|Publication number||US7261265 B2|
|Application number||US 10/600,682|
|Publication date||Aug 28, 2007|
|Filing date||Jun 20, 2003|
|Priority date||Jun 20, 2003|
|Also published as||US20040256526|
|Publication number||10600682, 600682, US 7261265 B2, US 7261265B2, US-B2-7261265, US7261265 B2, US7261265B2|
|Inventors||Don R. Burns|
|Original Assignee||Vantage Point Products Corp.|
|Export Citation||BiBTeX, EndNote, RefMan|
|Patent Citations (12), Non-Patent Citations (7), Referenced by (8), Classifications (15), Legal Events (5)|
|External Links: USPTO, USPTO Assignment, Espacenet|
1. Field of the Invention
The field of the present invention is mounting systems for flat panel displays, in particular systems adapted for mounting flat panel displays to walls, desks, under cabinets, and other supporting structures.
Many different types of systems exist for mounting flat panel displays to various structures, including racks, desktops, under cabinets, walls, poles, or other suitably supportive structures. One problem that frequently arises with such systems occurs during installation of a system mounted on a vertical surface. For an arm that is intended to articulate horizontally, a non-level installation, resulting in a non-level plane of articulation, causes undesirable vertical drift in the display position when the arm is articulated between opposite extremes. Non-level articulation may also cause unwanted movement of the display due to gravity when there is minimal resistance in the pivoting joints of the articulating arm. Further, non-level articulation may serve to add gravity-related stresses the articulating arm was not designed to bear, thus potentially shortening the overall life span of the system. For an arm that is intended to articulate vertically, deviance from the vertical causes undesirable horizontal drift in the display position when the arm is articulated between opposite extremes.
A second problem with many available systems is that they lack the versatility to be used for vertical and horizontal articulating applications without significant configuration changes. For example, some vertical articulating arms include tensioning springs to offset the force of gravity. The tensioning springs are attached between the mounting base structure and the articulating arm, and the mounting base structure is generally affixable to horizontal or vertical surfaces. The attachment points of the tensioning springs are positioned to provide the force necessary to offset gravity given the relative orientation between the base structure and the articulating arm when the system is affixed to either a horizontal or vertical surface. The attachment points, however, are generally not the same for both articulation orientations. Therefore, once most systems are installed, they can not be transformed from vertical articulation to horizontal articulation, or vice versa, without uninstalling, reconfiguring, and reinstalling the system.
Moreover, systems designed for horizontal articulation often include no mechanism capable of offsetting the force of gravity if installed to provide vertical articulation. Thus such systems are rendered useless for applications requiring vertical articulation, as they could not support the display at any but the lowest elevation.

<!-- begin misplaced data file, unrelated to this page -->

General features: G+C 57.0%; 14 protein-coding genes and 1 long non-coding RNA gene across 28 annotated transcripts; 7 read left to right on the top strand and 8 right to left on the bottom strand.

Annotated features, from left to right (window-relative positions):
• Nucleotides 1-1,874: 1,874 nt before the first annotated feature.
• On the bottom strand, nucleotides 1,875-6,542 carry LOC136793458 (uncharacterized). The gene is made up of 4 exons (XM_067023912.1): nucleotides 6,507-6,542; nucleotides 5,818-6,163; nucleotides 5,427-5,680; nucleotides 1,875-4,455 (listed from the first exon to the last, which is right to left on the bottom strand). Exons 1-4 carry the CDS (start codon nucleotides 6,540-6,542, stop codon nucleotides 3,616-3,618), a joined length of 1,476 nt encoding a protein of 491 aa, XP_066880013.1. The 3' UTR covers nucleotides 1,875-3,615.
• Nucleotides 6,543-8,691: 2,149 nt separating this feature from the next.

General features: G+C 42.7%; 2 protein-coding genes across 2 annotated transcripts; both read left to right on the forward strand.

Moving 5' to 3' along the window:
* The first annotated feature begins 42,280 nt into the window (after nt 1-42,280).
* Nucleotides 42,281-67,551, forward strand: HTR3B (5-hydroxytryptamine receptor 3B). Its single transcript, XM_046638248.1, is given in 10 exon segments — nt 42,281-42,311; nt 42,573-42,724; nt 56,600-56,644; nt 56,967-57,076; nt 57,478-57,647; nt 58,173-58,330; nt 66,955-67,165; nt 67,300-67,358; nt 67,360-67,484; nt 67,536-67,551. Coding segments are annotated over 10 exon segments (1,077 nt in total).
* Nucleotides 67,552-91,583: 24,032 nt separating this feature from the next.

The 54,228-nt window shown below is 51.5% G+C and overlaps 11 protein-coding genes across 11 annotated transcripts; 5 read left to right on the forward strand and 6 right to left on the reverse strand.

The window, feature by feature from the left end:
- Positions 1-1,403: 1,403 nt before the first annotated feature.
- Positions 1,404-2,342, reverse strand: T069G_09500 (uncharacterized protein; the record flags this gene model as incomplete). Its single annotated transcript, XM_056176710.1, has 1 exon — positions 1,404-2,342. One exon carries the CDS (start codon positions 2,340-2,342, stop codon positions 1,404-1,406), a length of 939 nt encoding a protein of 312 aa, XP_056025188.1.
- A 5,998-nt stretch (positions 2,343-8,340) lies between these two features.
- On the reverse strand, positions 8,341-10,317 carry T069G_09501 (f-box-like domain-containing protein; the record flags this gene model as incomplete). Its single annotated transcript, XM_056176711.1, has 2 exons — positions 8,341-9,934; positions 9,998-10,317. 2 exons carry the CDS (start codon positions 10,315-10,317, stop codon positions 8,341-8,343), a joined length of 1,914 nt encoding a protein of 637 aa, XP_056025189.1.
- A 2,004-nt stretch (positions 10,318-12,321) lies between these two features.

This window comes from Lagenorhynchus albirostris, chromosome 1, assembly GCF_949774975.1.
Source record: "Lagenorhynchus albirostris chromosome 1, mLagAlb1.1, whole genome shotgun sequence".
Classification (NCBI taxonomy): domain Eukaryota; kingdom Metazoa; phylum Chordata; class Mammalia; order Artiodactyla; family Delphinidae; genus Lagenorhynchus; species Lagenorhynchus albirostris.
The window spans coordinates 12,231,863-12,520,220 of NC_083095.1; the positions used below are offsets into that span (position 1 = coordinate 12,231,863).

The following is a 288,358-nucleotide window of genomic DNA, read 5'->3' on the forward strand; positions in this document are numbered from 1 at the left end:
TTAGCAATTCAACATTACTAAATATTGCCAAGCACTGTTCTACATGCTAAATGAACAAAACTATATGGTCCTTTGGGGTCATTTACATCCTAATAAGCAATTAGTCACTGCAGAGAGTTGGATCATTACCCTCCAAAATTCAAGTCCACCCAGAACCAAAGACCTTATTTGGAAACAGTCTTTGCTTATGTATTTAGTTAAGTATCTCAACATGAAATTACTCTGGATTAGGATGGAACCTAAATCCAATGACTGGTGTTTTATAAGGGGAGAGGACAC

The present invention is directed towards a mounting system for a flat panel display. The system comprises a mounting plate which is mountable to a supporting structure. A support arm is partially sandwiched between the mounting plate and a cover and extends outward from the supporting structure. A flat panel display bracket is affixed to the outward extending support arm.
In a first separate aspect of the present invention, the mounting plate includes a first surface portion and a first end of the support arm includes an outward extending radial flange, the radial flange abutting the first surface portion of the mounting plate. The cover includes an aperture and is affixed to the mounting plate such that the radial flange is disposed between the cover and the mounting plate with the second end of the support arm extending through the aperture. The flat panel display bracket is rotatably affixed to the second end of the support arm.
In a second separate aspect of the present invention, the support arm of the first aspect is rotatable relative to the mounting plate. The axis about which the support arm rotates is defined by the radial flange. The mounting plate and the cover are adapted to exert axial pressure on the radial flange. The axial pressure may be adjusted to increase or decrease the rotational freedom of the support arm as desired.
In a third separate aspect of the present invention, the support arm comprises an articulating arm including at least two arm segments connected at a joint. The joint is preferably adapted to provide adjustable resistance to rotation between the two arm segments.
In a fourth separate aspect of the present invention, any of the foregoing aspects may be employed in combination.
Accordingly, it is an object of the present invention to provide an improved mounting system for a flat panel display. Other objects and advantages will appear hereinafter.
In the drawings, wherein like reference numerals refer to similar components:
Turning in detail to the drawings,
The front side 36 of the mounting plate 26 is illustrated in